Joking aside, at the moment I think we are in a pretty good place. I think we have to work a little bit on the sporting regulations, and make sure that we are not overcomplicating the sport for the viewer. We have a few rules in place where viewers would be like “I don’t really understand it”, like track limits, which confuses people. I mean, you guys laugh, and you’re entitled to laugh because I laugh about it too, but we need to fix these things because they are not good for the spectator. If the spectator doesn’t understand the sport, why would they watch it? It’s just one of those things we need to be clear about, and we need to do some work. 

Otherwise, on the financial side, economic side of it, I think the sport is in a good place. We just need to make sure that with the fanbase, the audience, we stabilise what we have got, and not just try to increase it more and more. We have a good audience now; we have attracted a lot of young people. We have to keep them happy before we try to grow it anymore.

One issue which comes up a lot in the media is the structure of a race weekend, especially the sprint weekends. The new sprint calendar for next year has just been announced – what are your thoughts on the sprint structure: how it is now, how it has changed, and what’s coming?

I think the sprint races are good for Formula 1. I wouldn’t like it if it was every race – I think it’s good if you’ve got 24 races, we have 6 sprint weekends, so people get variety in the sport. We now have completely different tracks to each other, and every time we have something to talk about when a race is on, about what is different.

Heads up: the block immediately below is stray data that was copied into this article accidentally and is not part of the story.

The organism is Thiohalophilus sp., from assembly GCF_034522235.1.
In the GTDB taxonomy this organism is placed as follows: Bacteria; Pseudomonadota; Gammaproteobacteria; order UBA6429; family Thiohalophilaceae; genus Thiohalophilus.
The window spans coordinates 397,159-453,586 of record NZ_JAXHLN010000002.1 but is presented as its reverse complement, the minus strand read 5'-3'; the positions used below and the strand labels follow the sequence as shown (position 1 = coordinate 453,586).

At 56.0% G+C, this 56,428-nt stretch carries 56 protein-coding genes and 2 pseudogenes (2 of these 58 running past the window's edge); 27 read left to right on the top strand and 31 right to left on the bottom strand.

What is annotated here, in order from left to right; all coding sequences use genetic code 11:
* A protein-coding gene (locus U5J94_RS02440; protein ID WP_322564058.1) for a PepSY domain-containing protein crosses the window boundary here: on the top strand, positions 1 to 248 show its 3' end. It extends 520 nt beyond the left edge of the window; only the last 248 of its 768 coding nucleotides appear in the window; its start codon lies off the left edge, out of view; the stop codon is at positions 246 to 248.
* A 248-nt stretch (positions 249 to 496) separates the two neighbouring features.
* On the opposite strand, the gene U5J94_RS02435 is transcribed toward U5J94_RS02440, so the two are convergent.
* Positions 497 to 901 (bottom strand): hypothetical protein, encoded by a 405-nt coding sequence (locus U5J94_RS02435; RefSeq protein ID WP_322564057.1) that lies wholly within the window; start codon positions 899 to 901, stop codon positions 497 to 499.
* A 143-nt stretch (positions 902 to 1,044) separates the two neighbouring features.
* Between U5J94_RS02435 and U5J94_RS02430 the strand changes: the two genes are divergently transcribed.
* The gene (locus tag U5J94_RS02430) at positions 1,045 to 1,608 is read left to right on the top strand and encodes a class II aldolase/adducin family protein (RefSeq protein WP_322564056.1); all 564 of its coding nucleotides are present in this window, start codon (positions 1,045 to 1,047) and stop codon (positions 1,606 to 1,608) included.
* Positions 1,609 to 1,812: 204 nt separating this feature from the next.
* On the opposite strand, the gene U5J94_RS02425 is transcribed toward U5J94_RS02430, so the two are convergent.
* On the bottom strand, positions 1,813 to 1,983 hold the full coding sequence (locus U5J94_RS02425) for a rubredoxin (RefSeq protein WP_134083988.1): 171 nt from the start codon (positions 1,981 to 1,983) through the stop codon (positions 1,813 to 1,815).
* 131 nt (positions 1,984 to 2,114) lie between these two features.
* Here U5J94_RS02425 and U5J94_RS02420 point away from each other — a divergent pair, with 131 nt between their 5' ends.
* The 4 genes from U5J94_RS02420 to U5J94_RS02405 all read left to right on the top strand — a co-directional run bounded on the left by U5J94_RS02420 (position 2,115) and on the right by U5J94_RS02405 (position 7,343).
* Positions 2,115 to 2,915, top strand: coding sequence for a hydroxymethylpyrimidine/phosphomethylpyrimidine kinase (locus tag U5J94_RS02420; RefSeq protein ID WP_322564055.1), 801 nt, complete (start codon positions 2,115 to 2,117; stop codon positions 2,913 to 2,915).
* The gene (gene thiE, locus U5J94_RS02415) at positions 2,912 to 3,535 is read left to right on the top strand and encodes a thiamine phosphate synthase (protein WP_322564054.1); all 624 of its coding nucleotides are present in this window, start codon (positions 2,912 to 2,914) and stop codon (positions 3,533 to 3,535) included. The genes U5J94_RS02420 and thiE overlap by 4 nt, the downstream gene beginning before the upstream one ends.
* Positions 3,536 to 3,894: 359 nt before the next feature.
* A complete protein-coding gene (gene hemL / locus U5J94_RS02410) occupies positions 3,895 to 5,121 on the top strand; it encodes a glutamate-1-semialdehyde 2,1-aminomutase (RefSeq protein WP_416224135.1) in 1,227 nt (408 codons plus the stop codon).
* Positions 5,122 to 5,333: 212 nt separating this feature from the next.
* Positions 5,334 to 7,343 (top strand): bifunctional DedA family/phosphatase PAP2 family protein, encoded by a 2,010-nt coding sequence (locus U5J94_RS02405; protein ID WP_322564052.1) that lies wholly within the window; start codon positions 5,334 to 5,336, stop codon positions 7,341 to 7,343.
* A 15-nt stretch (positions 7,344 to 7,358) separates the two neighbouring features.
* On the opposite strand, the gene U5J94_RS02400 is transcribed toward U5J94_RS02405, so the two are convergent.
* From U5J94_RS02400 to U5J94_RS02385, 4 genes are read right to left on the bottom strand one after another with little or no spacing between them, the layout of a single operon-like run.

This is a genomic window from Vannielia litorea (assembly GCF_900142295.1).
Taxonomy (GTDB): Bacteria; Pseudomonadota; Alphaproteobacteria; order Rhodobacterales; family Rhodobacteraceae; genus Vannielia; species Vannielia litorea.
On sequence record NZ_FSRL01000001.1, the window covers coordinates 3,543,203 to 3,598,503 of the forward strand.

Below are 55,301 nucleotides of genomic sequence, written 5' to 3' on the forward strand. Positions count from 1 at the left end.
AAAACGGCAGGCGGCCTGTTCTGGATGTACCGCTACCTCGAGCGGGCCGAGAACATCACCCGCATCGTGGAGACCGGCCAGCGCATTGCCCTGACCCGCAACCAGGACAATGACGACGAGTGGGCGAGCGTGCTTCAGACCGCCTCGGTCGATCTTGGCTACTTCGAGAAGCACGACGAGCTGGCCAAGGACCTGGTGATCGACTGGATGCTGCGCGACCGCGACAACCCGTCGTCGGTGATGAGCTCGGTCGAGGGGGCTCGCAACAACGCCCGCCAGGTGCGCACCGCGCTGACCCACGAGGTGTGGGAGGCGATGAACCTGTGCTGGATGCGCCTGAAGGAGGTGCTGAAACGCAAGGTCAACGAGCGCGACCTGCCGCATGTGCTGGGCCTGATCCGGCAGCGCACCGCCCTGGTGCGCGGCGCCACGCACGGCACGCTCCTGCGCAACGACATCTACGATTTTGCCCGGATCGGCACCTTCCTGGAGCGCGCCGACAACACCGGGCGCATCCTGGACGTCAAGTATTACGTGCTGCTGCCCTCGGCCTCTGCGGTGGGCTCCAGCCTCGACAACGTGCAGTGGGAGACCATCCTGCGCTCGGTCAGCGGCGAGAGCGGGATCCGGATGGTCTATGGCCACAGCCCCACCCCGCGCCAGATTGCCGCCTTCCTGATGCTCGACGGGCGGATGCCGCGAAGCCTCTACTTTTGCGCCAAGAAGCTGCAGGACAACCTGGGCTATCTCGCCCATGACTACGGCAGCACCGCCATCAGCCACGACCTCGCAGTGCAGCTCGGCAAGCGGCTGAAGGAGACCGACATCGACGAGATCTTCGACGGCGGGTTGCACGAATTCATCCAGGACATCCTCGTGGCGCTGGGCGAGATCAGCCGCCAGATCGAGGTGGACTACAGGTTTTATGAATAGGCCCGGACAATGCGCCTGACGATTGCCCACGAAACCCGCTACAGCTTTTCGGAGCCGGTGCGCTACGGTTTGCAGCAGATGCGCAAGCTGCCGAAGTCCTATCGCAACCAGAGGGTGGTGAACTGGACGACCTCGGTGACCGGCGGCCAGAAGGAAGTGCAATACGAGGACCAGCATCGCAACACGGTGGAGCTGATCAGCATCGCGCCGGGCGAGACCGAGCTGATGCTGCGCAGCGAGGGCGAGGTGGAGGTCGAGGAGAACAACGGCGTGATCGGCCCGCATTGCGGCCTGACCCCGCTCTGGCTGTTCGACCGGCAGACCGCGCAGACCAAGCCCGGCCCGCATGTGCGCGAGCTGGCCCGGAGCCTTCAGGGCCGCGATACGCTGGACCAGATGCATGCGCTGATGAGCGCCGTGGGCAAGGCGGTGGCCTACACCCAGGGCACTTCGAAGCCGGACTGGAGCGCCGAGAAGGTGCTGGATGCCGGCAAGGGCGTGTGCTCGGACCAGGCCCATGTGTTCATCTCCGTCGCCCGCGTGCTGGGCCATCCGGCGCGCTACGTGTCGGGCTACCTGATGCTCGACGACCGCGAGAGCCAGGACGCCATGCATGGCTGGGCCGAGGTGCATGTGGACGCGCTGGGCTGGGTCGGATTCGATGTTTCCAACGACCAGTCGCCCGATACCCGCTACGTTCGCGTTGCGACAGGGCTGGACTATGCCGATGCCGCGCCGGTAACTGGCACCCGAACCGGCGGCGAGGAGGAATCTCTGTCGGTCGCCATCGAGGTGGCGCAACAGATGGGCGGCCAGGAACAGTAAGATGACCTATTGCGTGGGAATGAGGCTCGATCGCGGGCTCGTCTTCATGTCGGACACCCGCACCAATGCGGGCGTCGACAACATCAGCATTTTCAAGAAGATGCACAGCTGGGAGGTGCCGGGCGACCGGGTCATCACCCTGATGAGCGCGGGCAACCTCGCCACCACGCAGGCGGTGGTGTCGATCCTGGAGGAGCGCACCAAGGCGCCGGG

The structure – I think people like it how it is now, but people want to change it because some people think that if you qualify on Friday for Sunday, it confuses people a little bit. And then do we need to reverse the grid? They’re all talking points, but we haven’t found something so obvious that we need to change it. We keep on saying that we want to make changes to the weekend schedule, to change it around or maybe even introduce a points system for qualifying, but I think we haven’t thought it through enough and nobody has put enough brain power into it to say, this will definitely make it better. 

At some stage, we need to say, hey, let’s stabilise this if we can live with it, or do we need to do something different. We try to think about it a little bit, but the last meeting we had it was a little bit too confusing – we wanted too many things, and at the end we were like “what do we actually want to do?” Let’s take a step back, maybe, before making a change. Maybe we will do something next year, but in general, I am positive for the sprint weekends, for 6 of them a year.

In terms of when you’re making these decisions for the sport, how much interaction is there between the team principals on the grid, and how much do you discuss these ideas? Or are they very much isolated teams?

I think the collaboration is pretty good between all ten teams. We have got a good dialogue going on, and normally we find that we agree to something. I’ve not seen it like this before, where everybody sees the success we are having, and if we have success, it’s easier to agree on something than when it’s not successful. So, I think at the moment, it’s pretty positive.

Finally, looking forward to the 2024 season, what are the plans and ambitions for Haas, and what would count as a success? What should fans keep an eye out for?

Obviously, we want to get better than where we were this year – I think this year we didn’t start off badly, but we ended not so good. But we want to get better, we want to get into the midfield. We have two good drivers, we have a good team, and a success would be to be in the midfield again. That is what we are aiming for, we are working hard for it, and hopefully we can achieve it.

Our special thanks must go to Guenther Steiner, Stuart Morrison and Jessica Borrell for making this interview possible.